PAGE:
Ah remember when there were no or nearly no Canons in the professional sport fields? Then EOS changed all that. Times change. Sony is being very aggressive.

Sorry, but you couldn't be more wrong. I'm mostly in the architectural side of things and some of the best in the field shoot Sony. Throw a Zeiss lens on a Sony and it's a beautiful experience. my kick around travel camera is an a6000 with the 18-105 f/4 G, and I've got some stunning stuff with it.
Not sure where all this is coming from. Cameras don't make the photographer, their ability to compose and light does. I can still produce a kick-ass shot on really old gear.

You didn't get banned for trolling yet?

He’s just an angry old man. Let him drool and spit all over himself in the comments.
Most of us have stopped paying attention unless we’re calling him out on his BS.

Why haven’t you been banned for posting a comment that is at best an insulting and needless personal attack, and at worst, something which reveals your ugly hatred and ageism?

Yes, you are a hateful and spiteful person. You can only trash Sony and insult every person using a Sony camera. You seem to be the utmost stubborn and pigheaded Canon fanboy who can only insult everything Sony and everyone using Sony. What is your problem? Can't you accept that your favourite brand isn't the hottest anymore. Is your ego so seriously linked to that brand? Get a life man.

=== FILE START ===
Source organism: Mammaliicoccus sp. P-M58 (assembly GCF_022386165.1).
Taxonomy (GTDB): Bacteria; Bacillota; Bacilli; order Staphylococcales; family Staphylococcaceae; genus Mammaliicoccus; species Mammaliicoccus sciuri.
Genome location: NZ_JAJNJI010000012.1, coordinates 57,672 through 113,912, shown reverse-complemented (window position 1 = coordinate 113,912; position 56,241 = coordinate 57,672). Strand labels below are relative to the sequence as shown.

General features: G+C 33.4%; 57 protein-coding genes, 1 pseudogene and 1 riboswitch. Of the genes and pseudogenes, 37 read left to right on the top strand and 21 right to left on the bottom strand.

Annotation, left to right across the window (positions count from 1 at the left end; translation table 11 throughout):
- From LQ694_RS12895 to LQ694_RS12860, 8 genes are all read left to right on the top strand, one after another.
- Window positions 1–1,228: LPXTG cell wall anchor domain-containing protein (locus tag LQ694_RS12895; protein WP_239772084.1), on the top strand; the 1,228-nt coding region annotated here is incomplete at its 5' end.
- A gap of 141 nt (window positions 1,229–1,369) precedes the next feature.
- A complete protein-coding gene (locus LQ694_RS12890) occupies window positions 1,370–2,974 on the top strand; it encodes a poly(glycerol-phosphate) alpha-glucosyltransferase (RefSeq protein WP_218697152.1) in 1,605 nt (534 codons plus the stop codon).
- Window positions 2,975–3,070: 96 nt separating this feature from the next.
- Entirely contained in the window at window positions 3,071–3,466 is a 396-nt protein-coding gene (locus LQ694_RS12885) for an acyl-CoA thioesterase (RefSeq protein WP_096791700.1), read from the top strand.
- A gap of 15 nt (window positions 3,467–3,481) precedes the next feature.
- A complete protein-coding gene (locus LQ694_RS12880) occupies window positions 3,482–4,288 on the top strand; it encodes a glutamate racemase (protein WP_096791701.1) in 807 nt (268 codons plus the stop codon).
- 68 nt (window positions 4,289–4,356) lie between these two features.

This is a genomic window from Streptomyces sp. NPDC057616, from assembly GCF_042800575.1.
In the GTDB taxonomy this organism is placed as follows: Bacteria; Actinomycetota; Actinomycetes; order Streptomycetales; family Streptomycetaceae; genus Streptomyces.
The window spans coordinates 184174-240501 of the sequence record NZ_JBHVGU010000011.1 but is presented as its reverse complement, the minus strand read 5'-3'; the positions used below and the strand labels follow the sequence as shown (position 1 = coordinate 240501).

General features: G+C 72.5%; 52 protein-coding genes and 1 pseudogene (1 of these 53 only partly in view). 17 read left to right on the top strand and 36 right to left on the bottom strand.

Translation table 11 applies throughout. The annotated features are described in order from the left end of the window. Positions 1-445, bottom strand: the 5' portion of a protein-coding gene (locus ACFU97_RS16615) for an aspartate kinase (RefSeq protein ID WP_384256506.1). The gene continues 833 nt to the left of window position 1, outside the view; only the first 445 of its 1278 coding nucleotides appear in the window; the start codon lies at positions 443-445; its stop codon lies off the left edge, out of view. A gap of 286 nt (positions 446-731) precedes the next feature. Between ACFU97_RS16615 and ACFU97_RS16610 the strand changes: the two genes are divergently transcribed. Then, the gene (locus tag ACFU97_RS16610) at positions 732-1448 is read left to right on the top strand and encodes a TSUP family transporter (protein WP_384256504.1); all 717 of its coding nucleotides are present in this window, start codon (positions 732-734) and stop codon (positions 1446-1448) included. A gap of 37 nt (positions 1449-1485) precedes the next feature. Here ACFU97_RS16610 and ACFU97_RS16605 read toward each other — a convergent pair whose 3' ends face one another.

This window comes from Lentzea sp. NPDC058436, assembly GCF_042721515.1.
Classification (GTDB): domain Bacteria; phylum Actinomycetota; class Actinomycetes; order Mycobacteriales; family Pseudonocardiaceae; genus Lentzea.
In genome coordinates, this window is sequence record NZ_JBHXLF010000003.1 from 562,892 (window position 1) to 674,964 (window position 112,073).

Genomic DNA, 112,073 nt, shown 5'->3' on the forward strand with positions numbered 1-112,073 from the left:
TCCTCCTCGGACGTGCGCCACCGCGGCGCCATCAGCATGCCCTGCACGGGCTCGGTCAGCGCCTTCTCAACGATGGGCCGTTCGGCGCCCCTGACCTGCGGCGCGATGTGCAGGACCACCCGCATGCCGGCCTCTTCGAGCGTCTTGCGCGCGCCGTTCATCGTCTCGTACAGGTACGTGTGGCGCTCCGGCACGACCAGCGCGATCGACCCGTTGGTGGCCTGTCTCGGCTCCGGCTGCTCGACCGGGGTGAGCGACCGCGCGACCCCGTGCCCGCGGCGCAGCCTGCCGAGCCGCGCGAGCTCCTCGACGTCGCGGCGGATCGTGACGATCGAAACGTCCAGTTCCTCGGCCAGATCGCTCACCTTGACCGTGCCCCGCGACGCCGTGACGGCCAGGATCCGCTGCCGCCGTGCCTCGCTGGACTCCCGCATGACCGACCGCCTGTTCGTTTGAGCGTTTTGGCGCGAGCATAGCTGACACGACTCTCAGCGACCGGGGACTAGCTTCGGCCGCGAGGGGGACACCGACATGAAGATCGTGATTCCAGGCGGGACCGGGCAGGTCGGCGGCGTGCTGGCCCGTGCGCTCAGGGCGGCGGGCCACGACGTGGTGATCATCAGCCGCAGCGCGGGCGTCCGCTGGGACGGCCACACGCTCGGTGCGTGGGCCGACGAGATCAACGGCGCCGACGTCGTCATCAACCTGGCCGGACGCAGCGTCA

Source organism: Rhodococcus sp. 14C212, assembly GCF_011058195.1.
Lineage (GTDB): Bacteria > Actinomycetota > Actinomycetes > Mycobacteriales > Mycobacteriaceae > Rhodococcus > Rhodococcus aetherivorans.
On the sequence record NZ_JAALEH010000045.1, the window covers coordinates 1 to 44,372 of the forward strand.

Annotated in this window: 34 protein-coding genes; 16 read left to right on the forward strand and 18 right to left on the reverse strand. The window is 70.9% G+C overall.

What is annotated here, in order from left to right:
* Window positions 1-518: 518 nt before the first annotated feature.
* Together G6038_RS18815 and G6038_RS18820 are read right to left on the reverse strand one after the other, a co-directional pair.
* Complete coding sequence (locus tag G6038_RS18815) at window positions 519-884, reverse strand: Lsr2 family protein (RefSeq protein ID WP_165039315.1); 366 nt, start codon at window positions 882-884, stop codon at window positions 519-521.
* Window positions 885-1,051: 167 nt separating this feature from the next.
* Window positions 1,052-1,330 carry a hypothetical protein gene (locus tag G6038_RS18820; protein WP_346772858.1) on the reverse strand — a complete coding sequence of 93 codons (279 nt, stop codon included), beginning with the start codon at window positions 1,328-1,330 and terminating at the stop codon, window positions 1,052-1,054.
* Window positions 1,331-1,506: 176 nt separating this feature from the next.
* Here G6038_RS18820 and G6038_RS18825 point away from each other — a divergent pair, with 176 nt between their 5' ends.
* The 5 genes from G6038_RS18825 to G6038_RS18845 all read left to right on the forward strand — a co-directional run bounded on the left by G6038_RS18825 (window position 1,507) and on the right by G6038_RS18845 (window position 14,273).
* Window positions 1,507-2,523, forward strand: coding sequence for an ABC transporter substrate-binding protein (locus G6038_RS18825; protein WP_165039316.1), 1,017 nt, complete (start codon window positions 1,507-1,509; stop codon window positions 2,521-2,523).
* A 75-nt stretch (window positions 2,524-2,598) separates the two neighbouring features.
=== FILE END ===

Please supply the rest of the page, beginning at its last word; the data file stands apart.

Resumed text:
Comment histories are available to show why I responded that way. There is no ageism, stop digging for sympathy.

Jan, I've been shooting NHL, NBA, and MLB for several years. What you are saying is just not true. It used to be 90% Canon, 10% Nikon shooters, but now I'm seeing more like 60-70% Canon, 20-30% Sony, and 10% Nikon shooters.

Canon's one advantage was having the fastest AF you could get, making their EOS system perfect for sports. Nikon has always edged them out in image quality and has become the go to brand for wildlife photographers.

The a9 changed the game, now I'm seeing Sony cameras at sporting events, concerts, the White House Press Corps. From what I've seen, Nikon is holding ground while Sony gobbles up the market share that Canon is losing. Sales figures near this out as well.

Lol, 30% Sony usage by pros at a sporting event? LOL, closer to 3% more likely, if that.

I think you mean “piccies”

Just got back from the U.S. Open of Surfing in Huntington Beach last weekend. Of course smart phones dominated but of the hundreds of more serious photogs on the beach, I was stunned by the number of A9s A7RIII's surrounding me. The sale of a A7RIII to a pro or a serious amateur still provides the same amount of money to Sony unless they gave it to the pro for free.